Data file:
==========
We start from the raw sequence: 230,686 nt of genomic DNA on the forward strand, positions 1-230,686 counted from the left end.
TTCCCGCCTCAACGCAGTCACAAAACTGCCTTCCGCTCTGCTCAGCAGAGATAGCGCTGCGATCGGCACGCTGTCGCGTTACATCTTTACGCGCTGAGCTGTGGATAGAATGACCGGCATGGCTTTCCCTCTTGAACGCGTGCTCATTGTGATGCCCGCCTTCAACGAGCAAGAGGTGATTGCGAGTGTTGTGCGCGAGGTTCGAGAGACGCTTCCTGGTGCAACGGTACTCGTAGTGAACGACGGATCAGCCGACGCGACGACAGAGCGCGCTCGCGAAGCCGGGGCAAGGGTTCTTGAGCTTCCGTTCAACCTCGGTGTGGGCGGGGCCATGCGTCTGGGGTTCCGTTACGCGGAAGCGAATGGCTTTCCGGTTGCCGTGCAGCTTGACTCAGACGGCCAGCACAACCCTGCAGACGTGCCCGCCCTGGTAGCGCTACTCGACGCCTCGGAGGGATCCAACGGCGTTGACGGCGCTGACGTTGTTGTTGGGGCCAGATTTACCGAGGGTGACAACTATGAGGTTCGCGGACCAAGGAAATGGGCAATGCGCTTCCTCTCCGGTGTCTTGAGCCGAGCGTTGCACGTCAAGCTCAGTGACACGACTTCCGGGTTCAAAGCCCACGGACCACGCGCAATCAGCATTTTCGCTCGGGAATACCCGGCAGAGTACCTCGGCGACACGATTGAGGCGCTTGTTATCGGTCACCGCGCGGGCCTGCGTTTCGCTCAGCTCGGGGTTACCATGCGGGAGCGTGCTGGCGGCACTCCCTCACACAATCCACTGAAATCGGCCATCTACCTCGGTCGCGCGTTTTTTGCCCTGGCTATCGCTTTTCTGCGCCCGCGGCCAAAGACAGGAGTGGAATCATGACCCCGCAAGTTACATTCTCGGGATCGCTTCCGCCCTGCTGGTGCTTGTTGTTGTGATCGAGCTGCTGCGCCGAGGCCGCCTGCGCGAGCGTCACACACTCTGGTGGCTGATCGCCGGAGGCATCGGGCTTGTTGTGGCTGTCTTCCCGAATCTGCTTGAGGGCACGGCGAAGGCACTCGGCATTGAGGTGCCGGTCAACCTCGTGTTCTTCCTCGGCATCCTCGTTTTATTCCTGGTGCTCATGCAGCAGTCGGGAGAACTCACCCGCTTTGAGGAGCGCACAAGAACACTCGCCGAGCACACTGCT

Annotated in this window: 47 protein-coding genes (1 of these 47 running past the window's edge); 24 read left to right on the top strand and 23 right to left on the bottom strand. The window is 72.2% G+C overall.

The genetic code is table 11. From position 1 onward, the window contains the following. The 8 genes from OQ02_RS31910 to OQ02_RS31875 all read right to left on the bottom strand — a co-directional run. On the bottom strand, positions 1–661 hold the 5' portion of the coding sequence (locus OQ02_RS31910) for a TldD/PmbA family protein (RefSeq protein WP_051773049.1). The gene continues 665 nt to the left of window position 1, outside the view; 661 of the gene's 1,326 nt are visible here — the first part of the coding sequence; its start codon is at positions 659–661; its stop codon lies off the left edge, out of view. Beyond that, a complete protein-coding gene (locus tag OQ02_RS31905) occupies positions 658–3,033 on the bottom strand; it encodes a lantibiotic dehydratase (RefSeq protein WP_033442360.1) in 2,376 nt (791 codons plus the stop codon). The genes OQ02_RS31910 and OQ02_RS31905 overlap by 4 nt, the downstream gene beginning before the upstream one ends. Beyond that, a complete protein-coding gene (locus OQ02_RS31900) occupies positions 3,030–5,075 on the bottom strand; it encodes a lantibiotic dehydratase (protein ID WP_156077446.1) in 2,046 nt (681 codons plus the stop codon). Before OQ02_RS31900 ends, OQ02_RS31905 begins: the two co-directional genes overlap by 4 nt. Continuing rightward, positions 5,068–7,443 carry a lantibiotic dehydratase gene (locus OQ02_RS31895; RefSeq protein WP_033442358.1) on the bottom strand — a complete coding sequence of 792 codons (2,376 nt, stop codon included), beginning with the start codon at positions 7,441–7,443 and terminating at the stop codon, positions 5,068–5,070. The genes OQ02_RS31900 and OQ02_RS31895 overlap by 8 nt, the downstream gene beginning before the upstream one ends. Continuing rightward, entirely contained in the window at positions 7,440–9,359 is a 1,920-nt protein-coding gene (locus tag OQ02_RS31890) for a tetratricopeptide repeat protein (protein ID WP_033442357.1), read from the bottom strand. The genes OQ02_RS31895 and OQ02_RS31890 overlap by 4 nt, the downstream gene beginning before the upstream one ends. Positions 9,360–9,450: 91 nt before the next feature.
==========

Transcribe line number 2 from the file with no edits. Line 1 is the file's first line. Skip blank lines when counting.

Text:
TTCCCGCCTCAACGCAGTCACAAAACTGCCTTCCGCTCTGCTCAGCAGAGATAGCGCTGCGATCGGCACGCTGTCGCGTTACATCTTTACGCGCTGAGCTGTGGATAGAATGACCGGCATGGCTTTCCCTCTTGAACGCGTGCTCATTGTGATGCCCGCCTTCAACGAGCAAGAGGTGATTGCGAGTGTTGTGCGCGAGGTTCGAGAGACGCTTCCTGGTGCAACGGTACTCGTAGTGAACGACGGATCAGCCGACGCGACGACAGAGCGCGCTCGCGAAGCCGGGGCAAGGGTTCTTGAGCTTCCGTTCAACCTCGGTGTGGGCGGGGCCATGCGTCTGGGGTTCCGTTACGCGGAAGCGAATGGCTTTCCGGTTGCCGTGCAGCTTGACTCAGACGGCCAGCACAACCCTGCAGACGTGCCCGCCCTGGTAGCGCTACTCGACGCCTCGGAGGGATCCAACGGCGTTGACGGCGCTGACGTTGTTGTTGGGGCCAGATTTACCGAGGGTGACAACTATGAGGTTCGCGGACCAAGGAAATGGGCAATGCGCTTCCTCTCCGGTGTCTTGAGCCGAGCGTTGCACGTCAAGCTCAGTGACACGACTTCCGGGTTCAAAGCCCACGGACCACGCGCAATCAGCATTTTCGCTCGGGAATACCCGGCAGAGTACCTCGGCGACACGATTGAGGCGCTTGTTATCGGTCACCGCGCGGGCCTGCGTTTCGCTCAGCTCGGGGTTACCATGCGGGAGCGTGCTGGCGGCACTCCCTCACACAATCCACTGAAATCGGCCATCTACCTCGGTCGCGCGTTTTTTGCCCTGGCTATCGCTTTTCTGCGCCCGCGGCCAAAGACAGGAGTGGAATCATGACCCCGCAAGTTACATTCTCGGGATCGCTTCCGCCCTGCTGGTGCTTGTTGTTGTGATCGAGCTGCTGCGCCGAGGCCGCCTGCGCGAGCGTCACACACTCTGGTGGCTGATCGCCGGAGGCATCGGGCTTGTTGTGGCTGTCTTCCCGAATCTGCTTGAGGGCACGGCGAAGGCACTCGGCATTGAGGTGCCGGTCAACCTCGTGTTCTTCCTCGGCATCCTCGTTTTATTCCTGGTGCTCATGCAGCAGTCGGGAGAACTCACCCGCTTTGAGGAGCGCACAAGAACACTCGCCGAGCACACTGCT